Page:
A Contented Life in a Tokyo Park

Katsunori Hamahara, 64, eats fresh food discarded by local shops and bathes regularly in the park restroom. The homeless in Japan are about 10 times more rare than in the United States, and tend to lead more self-sufficient lives.
Katsunori Hamahara, 64, eats fresh food discarded by local shops and bathes regularly in the park restroom. The homeless in Japan are about 10 times more rare than in the United States, and tend to lead more self-sufficient lives. (By Blaine Harden -- The Washington Post)
By Blaine Harden
Washington Post Foreign Service
Sunday, September 16, 2007

TOKYO -- Retirement comes in January. That's when Katsunori Hamahara turns 65, when his government pension kicks in and when he will be able to afford a place to live.

Until then, the former cabdriver will stick with the life he has made for himself: He hangs out in a park and sleeps nearby on a bench.

By U.S. standards of homelessness, it's not a bad gig.

Hamahara eats free fresh food -- rice, fish, meat and vegetables. Because of strict Japanese hygiene laws, lunch boxes are discarded by convenience stores about 15 hours after they are prepared.

"If I am lucky, I get really good food, much better than at a restaurant," said Hamahara, who has befriended neighborhood convenience store employees.

He bathes, combs his hair and washes his clothes in the park's clean public restroom. With the two brooms and dustpan that he keeps at his side, he tidies up the restroom and the park every morning at dawn, often with park employees.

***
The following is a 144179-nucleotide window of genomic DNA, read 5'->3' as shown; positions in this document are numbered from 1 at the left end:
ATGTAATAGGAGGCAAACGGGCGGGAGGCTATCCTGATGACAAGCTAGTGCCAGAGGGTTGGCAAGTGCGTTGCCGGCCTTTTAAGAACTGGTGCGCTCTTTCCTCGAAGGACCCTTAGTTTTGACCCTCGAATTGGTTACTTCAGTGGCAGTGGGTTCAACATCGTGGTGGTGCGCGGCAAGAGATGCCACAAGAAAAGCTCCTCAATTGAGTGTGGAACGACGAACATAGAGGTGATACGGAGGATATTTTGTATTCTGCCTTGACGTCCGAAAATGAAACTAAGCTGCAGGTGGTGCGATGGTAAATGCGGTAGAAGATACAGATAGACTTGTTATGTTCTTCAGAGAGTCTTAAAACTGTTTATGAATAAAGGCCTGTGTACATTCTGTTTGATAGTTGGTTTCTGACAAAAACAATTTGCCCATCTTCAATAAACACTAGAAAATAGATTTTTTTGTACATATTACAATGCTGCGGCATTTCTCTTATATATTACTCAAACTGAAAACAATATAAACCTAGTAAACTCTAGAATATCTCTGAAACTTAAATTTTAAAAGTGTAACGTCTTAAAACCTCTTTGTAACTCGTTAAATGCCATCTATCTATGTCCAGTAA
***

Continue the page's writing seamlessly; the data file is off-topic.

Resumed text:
Most days, small children, along with nannies and parents, invade the park. Hamahara finds peace in the sounds of their play but keeps his distance. He does not talk to children, fearing he might frighten them or their guardians.

He has chosen his neighborhood well. The park is in Nishi-Azabu, where houses and apartments often rent for $10,000 a month or more. And the bench where he sleeps is next to a fancy supermarket that is guarded at night by private security guards. Hamahara says the guards are kind to him, which makes his sleep restful.

Police officers have never bothered him, he says, and no one has stolen or disturbed his possessions: an umbrella, a hand-held fan, a winter jacket and clothing he keeps in a large cardboard box that says "Kleenex" on it. When Hamahara needs money, he goes to a construction site and offers himself as a day laborer, making about $90 a day.

"I feel very comfortable in this park," Hamahara said on a warm morning in late summer. He was not expecting visitors, but he was cleanshaven, his white T-shirt was spotless and his sneakers looked new.

The homeless in Japan are rare birds -- about 10 times more rare than in the United States, according to government studies in both countries.

There are only about 18,500 homeless people in this country of 127 million people. That compares with estimates of 335,000 in the United States, with a population of 300 million.


CONTINUED     1        >

© 2007 The Washington Post Company